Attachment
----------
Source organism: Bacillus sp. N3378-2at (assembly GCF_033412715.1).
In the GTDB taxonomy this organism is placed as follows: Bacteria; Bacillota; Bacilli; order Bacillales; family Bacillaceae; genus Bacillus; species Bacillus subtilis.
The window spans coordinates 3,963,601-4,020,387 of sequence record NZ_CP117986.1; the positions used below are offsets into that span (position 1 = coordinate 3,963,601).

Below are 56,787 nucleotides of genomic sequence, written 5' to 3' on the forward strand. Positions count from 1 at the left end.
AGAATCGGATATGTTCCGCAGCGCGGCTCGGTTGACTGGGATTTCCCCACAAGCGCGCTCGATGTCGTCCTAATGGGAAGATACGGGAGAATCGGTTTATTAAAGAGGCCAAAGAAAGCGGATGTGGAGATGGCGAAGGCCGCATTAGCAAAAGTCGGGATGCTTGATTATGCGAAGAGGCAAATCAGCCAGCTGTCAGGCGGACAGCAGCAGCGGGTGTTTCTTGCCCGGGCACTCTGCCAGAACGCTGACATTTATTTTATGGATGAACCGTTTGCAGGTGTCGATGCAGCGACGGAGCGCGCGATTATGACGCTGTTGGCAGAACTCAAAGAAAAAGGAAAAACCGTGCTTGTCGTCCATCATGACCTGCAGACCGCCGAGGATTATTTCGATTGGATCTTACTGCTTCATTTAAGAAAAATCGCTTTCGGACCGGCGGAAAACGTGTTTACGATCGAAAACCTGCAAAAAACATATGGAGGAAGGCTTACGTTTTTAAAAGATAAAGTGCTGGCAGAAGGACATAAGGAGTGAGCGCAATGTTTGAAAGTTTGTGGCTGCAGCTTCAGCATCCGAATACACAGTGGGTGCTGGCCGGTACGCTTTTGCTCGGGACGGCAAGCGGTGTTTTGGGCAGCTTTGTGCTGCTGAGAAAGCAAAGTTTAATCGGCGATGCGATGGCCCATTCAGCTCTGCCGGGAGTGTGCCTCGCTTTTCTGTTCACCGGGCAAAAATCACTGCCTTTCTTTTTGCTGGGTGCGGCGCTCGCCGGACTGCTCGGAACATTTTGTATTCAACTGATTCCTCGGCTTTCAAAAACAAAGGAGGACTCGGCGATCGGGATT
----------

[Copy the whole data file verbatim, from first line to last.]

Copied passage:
Source organism: Bacillus sp. N3378-2at (assembly GCF_033412715.1).
In the GTDB taxonomy this organism is placed as follows: Bacteria; Bacillota; Bacilli; order Bacillales; family Bacillaceae; genus Bacillus; species Bacillus subtilis.
The window spans coordinates 3,963,601-4,020,387 of sequence record NZ_CP117986.1; the positions used below are offsets into that span (position 1 = coordinate 3,963,601).

Below are 56,787 nucleotides of genomic sequence, written 5' to 3' on the forward strand. Positions count from 1 at the left end.
AGAATCGGATATGTTCCGCAGCGCGGCTCGGTTGACTGGGATTTCCCCACAAGCGCGCTCGATGTCGTCCTAATGGGAAGATACGGGAGAATCGGTTTATTAAAGAGGCCAAAGAAAGCGGATGTGGAGATGGCGAAGGCCGCATTAGCAAAAGTCGGGATGCTTGATTATGCGAAGAGGCAAATCAGCCAGCTGTCAGGCGGACAGCAGCAGCGGGTGTTTCTTGCCCGGGCACTCTGCCAGAACGCTGACATTTATTTTATGGATGAACCGTTTGCAGGTGTCGATGCAGCGACGGAGCGCGCGATTATGACGCTGTTGGCAGAACTCAAAGAAAAAGGAAAAACCGTGCTTGTCGTCCATCATGACCTGCAGACCGCCGAGGATTATTTCGATTGGATCTTACTGCTTCATTTAAGAAAAATCGCTTTCGGACCGGCGGAAAACGTGTTTACGATCGAAAACCTGCAAAAAACATATGGAGGAAGGCTTACGTTTTTAAAAGATAAAGTGCTGGCAGAAGGACATAAGGAGTGAGCGCAATGTTTGAAAGTTTGTGGCTGCAGCTTCAGCATCCGAATACACAGTGGGTGCTGGCCGGTACGCTTTTGCTCGGGACGGCAAGCGGTGTTTTGGGCAGCTTTGTGCTGCTGAGAAAGCAAAGTTTAATCGGCGATGCGATGGCCCATTCAGCTCTGCCGGGAGTGTGCCTCGCTTTTCTGTTCACCGGGCAAAAATCACTGCCTTTCTTTTTGCTGGGTGCGGCGCTCGCCGGACTGCTCGGAACATTTTGTATTCAACTGATTCCTCGGCTTTCAAAAACAAAGGAGGACTCGGCGATCGGGATT